Rain in Kabul is always good news. But it also has an aesthetic component: Before the backdrop of the mountains around the city, it creates the most beautiful rainbows. This inspired AAN’s Thomas Ruttig and Fabrizio Foschini to muse about a few rain-related issues.
The heavy shower that went down over Afghanistan’s usually dust-covered capital this afternoon was both welcome for suppressing the almost eternal dust cloud and a photo opportunity of the positive kind (see above our Senior AAN Photographer Fabizio Foschini’s snapshot).
It also raised hopes for a fall and winter that brings the city and its environs the precipitation it needs to feed its agricultural lands and its increasingly strained aquifers that feed its wells.
Last winter has been too dry. In Logar, the province to the immediate southeast of Kabul, for example, surface water that irrigates the fields was not available anymore in mid-summer already. (The wells for drinking water were still full, though.)
In Kabul itself, we have observed over the past decade or so how Kabulis had to dig ever deeper wells. At a conference held in Kabul in 2005, participants informed that the ground water levels in the Kabul basin had decreased by about 10 meters by that year, compared to the 1970s. In Kabul’s Shahr-e Naw, ground water was found 1 to 3 meters deep, while it was 9 meters in 2005 (read more here). The problem is further compounded by the fact that Kabul’s steadily rising population uses more water than is reproduced:
‘The steadily rising population is estimated to consume 30–40 million m3 groundwater per year which is contrasted by an estimated recharge of 20–45 million m3/a in wet years. The 2000–2005 drought has prevented significant recharge resulting in intense overexploitation indicated by falling groundwater levels’ (original source here).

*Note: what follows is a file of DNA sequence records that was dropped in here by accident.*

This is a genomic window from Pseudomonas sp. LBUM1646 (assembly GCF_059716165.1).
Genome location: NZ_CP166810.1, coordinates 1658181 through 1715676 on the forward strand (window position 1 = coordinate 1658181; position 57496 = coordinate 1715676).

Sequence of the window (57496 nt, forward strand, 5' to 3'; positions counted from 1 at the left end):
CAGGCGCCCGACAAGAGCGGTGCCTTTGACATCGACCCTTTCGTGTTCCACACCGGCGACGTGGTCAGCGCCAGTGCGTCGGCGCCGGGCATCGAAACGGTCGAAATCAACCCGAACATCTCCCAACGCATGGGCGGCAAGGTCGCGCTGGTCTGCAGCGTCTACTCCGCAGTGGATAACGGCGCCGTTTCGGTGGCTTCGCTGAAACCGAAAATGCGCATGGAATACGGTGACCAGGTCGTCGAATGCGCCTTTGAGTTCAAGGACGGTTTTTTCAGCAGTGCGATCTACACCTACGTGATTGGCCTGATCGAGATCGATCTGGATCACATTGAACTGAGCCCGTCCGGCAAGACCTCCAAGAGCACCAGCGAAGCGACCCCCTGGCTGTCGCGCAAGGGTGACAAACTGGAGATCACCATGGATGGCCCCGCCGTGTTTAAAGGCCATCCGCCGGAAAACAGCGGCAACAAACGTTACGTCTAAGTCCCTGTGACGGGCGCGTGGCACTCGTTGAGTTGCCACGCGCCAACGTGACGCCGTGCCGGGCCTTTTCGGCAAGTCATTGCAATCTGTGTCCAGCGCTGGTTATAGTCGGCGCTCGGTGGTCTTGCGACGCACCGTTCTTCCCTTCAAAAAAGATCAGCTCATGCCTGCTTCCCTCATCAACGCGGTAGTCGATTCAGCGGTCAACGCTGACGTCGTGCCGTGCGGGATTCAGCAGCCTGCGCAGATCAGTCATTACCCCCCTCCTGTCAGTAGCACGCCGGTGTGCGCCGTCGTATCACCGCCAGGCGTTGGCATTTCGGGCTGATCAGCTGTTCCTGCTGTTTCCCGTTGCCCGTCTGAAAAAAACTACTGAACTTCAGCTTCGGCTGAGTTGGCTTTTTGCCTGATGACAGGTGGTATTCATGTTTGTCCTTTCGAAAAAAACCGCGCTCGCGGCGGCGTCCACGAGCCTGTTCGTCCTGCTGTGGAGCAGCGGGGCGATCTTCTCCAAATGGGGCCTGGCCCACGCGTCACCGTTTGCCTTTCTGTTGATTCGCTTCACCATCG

What comes down as rain in Kabul, comes down as snow in the mountains of Paghman and of the Hazarajat beyond in the west as well as over the Spin Ghar in the east. On our way in, flying from Dubai, we already spotted the first white mountain tops. In spring, the melt-water originating from there will feed the fields.
But while Kabul had 58 days of precipitation annually in the early 1970s, the average over the past 11 years (see the source here) was only 26.8 days, a worrying decrease of over 50 per cent.
How important the precipitation is, is reflected in the well-known phrase that ‘Kabul be-zar bashad, be-barf ne-bashad’ (Kabul might remain without gold, but not without snow).
Back to the rainbow: In Dari/Farsi, it is called Kaman-e Rustam, Rustam’s bow – Rustam being a hero in the Persian mythology. In Firdoussi’s Book of Kings, the Shahname, he, unknowingly, kills his own son in a fight (see also the German Hildebrand saga). Rustam was in possession of some magical weapons. He always – for example on the famous Herati miniatures – appears clad in a talismanic tiger skin (babr bayan) and a powerful bow with whom he killed his most dangerous enemy, Esfandiar, piercing both of his eyes with a double-pointed arrow.
Rustam stems from Sistan, and is therefore also considered a national hero of Afghanistan.
But there is another meaning to the rainbow in Afghan mythology, too. It is said that by passing under it, children in the womb of pregnant women change their gender.
This article was last updated on 9 Mar 2020